Chuck: Plus sample phrases and sentences.
Judith: Get these daily vocabulary alerts on Facebook, Twitter and GermanPod101.com blog.
Chuck: And add this widget to your own website or blog. They’re available in 35 languages.
Judith: Get these easy instructions at GermanPod101.com/german-phrases.

Outro

Chuck: We hope you enjoyed this lesson. See you next week.

15 Comments

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GermanPod101.com
Monday at 6:30 pm
Pinned Comment
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GermanPod101.comVerified
Tuesday at 9:51 pm
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Hello Jo,


Thank you for posting.

"Geht es Ihnen gut?" is the correct way of asking.


Sincerely,

Anne

Team GermanPod101.com

Jo
Tuesday at 10:42 pm
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Eine Frage:


I thought the verb should come first in a question form. So should it be "Geht es Ihnen gut?" oder "Es geht Ihnen gut?"

GermanPod101.comVerified
Tuesday at 11:09 am
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Hi Jolyn,


another advice: Wie geht es Ihnen, Frau?

Wie geht es Ihnen, Frau Schmitt? Please don´t forget to add the name of our female conversation partner.


Cheers,

Jennifer


Team GermanPod101.com

GermanPod101.comVerified
Tuesday at 11:06 am
Your comment is awaiting moderation.

Hi Jolyn,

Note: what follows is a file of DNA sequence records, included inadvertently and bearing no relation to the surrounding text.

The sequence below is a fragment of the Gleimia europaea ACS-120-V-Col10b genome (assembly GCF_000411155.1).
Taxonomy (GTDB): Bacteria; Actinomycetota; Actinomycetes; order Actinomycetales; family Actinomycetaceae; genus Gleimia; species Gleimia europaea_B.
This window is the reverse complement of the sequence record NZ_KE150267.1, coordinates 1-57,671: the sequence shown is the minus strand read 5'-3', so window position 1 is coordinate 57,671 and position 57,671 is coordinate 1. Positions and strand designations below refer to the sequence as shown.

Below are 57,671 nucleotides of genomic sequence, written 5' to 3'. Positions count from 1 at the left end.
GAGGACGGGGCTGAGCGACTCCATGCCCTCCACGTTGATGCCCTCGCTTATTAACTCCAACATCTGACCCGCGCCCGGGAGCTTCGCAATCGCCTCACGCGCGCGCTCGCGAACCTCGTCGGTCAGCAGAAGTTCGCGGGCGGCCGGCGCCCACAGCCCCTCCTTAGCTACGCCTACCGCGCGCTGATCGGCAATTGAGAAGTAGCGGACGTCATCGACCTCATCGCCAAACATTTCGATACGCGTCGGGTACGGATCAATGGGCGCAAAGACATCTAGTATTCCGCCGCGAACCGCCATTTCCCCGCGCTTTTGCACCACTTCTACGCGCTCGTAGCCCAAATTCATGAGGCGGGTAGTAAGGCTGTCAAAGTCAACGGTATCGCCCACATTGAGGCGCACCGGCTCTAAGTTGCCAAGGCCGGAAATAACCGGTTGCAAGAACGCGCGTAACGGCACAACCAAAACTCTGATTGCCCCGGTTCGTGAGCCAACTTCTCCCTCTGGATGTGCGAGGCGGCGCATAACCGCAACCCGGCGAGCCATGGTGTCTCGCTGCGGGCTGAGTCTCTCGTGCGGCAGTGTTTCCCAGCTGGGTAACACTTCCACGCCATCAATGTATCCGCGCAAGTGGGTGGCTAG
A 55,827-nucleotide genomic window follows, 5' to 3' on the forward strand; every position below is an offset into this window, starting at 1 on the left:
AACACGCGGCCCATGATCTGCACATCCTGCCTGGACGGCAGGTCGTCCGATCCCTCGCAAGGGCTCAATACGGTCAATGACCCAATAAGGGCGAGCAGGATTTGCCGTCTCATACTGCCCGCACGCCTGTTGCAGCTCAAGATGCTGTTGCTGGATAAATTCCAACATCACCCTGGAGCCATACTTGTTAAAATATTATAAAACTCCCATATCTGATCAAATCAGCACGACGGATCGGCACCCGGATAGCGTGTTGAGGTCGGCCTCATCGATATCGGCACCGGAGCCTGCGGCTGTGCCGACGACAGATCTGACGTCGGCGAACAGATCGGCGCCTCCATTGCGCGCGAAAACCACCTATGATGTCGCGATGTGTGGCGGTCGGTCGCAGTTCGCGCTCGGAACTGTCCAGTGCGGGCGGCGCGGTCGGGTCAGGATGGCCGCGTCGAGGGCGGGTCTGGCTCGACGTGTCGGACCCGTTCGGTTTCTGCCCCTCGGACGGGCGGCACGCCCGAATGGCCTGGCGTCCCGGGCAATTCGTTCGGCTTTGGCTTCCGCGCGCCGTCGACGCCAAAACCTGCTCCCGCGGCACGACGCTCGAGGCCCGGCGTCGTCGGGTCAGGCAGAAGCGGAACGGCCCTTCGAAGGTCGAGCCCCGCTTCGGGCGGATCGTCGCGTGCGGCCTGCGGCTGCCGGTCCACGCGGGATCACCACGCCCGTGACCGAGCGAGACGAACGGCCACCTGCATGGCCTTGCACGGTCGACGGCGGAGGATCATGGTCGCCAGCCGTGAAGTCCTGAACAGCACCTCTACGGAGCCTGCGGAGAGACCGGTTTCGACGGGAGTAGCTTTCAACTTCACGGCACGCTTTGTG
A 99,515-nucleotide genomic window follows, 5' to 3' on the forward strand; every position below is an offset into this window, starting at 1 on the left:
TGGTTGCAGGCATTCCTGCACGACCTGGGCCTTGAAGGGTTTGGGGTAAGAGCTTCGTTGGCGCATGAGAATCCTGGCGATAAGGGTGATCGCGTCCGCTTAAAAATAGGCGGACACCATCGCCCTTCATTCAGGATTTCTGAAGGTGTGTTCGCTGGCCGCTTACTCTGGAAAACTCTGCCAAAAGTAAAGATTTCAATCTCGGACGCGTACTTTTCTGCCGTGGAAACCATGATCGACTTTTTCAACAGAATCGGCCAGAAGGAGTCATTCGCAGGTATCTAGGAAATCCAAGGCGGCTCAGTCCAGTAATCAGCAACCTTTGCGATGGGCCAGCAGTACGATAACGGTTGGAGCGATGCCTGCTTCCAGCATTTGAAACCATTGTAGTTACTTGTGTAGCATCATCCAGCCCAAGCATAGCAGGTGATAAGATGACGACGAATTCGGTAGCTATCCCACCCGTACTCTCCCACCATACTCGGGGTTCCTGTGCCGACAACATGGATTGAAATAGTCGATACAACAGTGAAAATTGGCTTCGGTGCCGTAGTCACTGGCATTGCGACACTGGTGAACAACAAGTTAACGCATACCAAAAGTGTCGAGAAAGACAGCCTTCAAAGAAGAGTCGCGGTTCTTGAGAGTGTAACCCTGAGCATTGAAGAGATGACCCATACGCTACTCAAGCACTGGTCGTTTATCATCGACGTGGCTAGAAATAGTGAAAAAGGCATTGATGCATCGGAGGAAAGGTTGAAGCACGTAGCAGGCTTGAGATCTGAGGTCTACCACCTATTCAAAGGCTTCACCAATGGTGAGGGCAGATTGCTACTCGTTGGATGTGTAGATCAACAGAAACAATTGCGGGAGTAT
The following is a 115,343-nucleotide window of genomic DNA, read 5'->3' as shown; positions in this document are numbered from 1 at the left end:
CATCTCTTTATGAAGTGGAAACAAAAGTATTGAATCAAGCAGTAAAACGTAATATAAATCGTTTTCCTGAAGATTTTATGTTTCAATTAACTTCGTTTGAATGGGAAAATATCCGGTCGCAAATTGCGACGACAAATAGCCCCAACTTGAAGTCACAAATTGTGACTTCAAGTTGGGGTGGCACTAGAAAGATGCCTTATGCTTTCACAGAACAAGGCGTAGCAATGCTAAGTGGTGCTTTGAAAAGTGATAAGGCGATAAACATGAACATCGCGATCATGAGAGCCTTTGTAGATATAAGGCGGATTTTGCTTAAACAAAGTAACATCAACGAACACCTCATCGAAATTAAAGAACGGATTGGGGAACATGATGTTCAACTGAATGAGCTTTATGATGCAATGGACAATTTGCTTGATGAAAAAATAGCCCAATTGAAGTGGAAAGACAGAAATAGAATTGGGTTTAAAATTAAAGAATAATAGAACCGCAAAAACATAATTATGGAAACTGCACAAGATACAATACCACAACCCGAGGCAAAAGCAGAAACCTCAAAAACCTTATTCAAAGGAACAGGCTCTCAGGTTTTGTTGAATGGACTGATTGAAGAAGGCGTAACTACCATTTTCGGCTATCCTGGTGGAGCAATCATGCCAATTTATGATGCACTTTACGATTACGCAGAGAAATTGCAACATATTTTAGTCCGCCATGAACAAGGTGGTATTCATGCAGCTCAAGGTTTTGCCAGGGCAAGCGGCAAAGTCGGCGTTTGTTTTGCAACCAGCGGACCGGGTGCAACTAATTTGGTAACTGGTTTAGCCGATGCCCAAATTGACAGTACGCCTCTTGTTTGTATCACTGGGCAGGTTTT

Thanks for your comment.

I would suggest not to ask Es geht Ihnen gut, oder? You are fine, right? in terms of good manners, rather ask Wie geht es Ihnen?

Both examples are not grammatically wrong, but as I mentioned before, the first one is a bit too offensive. It sounds like you don´t let decide your conversation partner on his or her own feelings.

But in case of a situation where your conversation partner doesn´t seem to feel well or just looks sick, you can ask that question to get sure if everything´s ok: Es geht Ihnen gut, oder? Same meaning as the English "Are you ok?"


I hope this helps.


Cheers,

Jennifer


Team GermanPod101.com

Jolyn
Wednesday at 1:05 pm
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Es geht Ihnen gut, oder?

Mir geht es gut, und Ihnen?

What is the difference between these two? Why do not these two apply to the same rule? It should be Es geht Ihnen gut, oder? Or Es geht Mir gut, und Ihnen? Or the other way around?

Danke

Jolyn
Wednesday at 12:54 pm
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Wie geht es Ihnen, Frau?

Es geht Ihnen gut, oder?

Mir geht es gut, und Ihnen?

GermanPod101.comVerified
Tuesday at 12:20 pm
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Hallo Cristina,


Danke für den Kommentar!


Mir geht es gut, danke!


One little correction: "Nach dieser Lektion bin ich nicht sehr müde, weil die Lektion einfach ist."


Vielen Dank!


Clara

Team GermanPod101.com

Cristina
Saturday at 2:07 am
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Hallo, wie geht's? Entischuldigung, wie geht es Ihnen?

Das geht mir gut. Nachdem dieser Lektion bin ich nicht sehr müde, weil die Lektion einfach ist.

Ich danke Judith und Chuck für die Lektion.

Bis bald.

GermanPod101.comVerified
Monday at 3:24 am
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Hi Julian,


Thank you for writing! Actually, it should be "Es geht Ihnen gut, oder?" And to reply - Ja, es geht uns gut, danke!


Regards,

Katrin

Team GermanPod101.com

Julian
Tuesday at 12:10 pm
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Hallo,


Wie geht es Ihnen ? Sind Sie gut, oder ?



Viele Grüße,

Julian